Chemotherapy May Be Avoidable in Some Women With Early-Stage Breast Cancer Based on Clinical and Genomic Risks




Given these findings, approximately 46% of women with breast cancer who are at high clinical risk might not require chemotherapy.
— Fatima Cardoso, MD, and colleagues

In the phase III MINDACT trial reported in The New England Journal of Medicine, Fatima Cardoso, MD, of Champalimaud Clinical Center–Champalimaud Foundation, Lisbon, and colleagues found that adjuvant chemotherapy may be avoidable in women with early-stage breast cancer who are at high clinical risk but low genomic risk as determined by the 70-gene signature assay (MammaPrint).1 In these women who were at high clinical risk and low genomic risk for recurrence, the receipt of no chemotherapy on the basis of the 70-gene signature led to a 5-year rate of survival without distant metastasis that was 1.5 percentage points lower than the rate with chemotherapy.

Study Details

The study enrolled 6,693 women with early-stage breast cancer (stage T1 or T2 or operable T3) from 112 sites in 9 European countries between 2007 and 2011. Clinical risk was determined using a modified version of Adjuvant! Online, and genomic risk was determined using the 70-gene signature test. Women at low clinical and genomic risk did not receive adjuvant chemotherapy; those at high clinical and genomic risk did receive adjuvant chemotherapy.

Patients with discordant risk assessments were randomized to receive adjuvant chemotherapy or no adjuvant therapy based on either the clinical or genomic result. Those randomized to receive chemotherapy could receive an anthracycline-containing regimen or a docetaxel/capecitabine regimen, and patients with hormone receptor–positive disease could undergo additional randomization to a tamoxifen/letrozole regimen or a letrozole-only regimen.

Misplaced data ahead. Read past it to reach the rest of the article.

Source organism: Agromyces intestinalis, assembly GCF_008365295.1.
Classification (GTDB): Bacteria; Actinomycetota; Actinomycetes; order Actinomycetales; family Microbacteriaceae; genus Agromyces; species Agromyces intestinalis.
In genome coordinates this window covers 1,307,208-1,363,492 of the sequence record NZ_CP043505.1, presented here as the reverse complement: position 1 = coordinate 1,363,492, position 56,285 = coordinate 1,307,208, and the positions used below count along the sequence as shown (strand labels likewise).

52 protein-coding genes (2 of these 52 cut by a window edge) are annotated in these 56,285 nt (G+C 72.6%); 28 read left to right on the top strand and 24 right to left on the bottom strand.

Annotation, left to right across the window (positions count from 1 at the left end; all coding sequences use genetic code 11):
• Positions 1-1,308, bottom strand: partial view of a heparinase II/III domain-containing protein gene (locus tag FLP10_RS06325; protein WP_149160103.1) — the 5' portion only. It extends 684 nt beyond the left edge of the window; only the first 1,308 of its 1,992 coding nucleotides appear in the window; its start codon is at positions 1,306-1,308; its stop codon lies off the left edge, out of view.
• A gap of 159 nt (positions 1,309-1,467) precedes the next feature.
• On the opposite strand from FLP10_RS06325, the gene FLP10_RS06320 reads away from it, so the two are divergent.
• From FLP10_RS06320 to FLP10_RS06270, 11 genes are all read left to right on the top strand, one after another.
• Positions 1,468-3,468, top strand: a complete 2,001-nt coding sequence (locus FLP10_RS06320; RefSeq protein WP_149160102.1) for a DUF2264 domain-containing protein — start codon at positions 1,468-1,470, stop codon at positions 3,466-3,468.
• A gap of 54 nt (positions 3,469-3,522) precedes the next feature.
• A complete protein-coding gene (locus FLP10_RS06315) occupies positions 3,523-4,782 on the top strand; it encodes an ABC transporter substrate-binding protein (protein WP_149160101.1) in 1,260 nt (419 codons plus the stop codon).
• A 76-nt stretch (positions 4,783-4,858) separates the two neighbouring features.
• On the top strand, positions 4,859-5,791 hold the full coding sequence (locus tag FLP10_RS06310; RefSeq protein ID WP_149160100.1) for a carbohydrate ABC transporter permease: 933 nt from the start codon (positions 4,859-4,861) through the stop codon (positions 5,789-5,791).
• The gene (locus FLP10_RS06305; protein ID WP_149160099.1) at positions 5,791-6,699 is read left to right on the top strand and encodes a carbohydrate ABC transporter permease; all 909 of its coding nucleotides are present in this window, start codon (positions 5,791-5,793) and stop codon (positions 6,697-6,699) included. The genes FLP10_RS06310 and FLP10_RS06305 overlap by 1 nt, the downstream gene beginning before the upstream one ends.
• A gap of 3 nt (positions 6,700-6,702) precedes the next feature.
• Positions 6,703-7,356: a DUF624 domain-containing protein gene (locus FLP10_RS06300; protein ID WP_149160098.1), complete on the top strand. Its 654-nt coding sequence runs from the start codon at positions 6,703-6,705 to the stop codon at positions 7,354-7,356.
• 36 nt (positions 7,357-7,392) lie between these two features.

Chemotherapy for Early-Stage Breast Cancer

  • No significant difference in 5-year distant metastasis–free survival was observed for chemotherapy vs no chemotherapy in the high clinical/low genomic risk group of women with early-stage breast cancer.
  • No significant differences in 5-year disease-free and overall survival were observed on the intent-to-treat analysis.
  • The investigators concluded that some women with breast cancer who are at high clinical risk but low genomic risk might not require chemotherapy.

The primary objective was to determine whether patients with high-risk clinical features and low-risk gene-expression profile who did not receive chemotherapy in the primary-test population (including those adherent to treatment assignment) would have a rate of 5-year distant metastasis–free survival with a lower boundary of the 95% confidence interval (CI) of 92% or higher (noninferiority boundary).

Among all patients, 2,745 (41.0%) had low clinical risk and low genomic risk, 592 (8.8%) had low clinical risk and high genomic risk, 1,550 (23.2%) had high clinical risk and low genomic risk, and 1,806 (27.0%) had high clinical risk and high genomic risk. Among all patients, median age was 55 years, 79.0% had node-negative disease, 88.4% had hormone receptor–positive disease, and 9.5% had HER2-positive disease. Median follow-up was 5 years.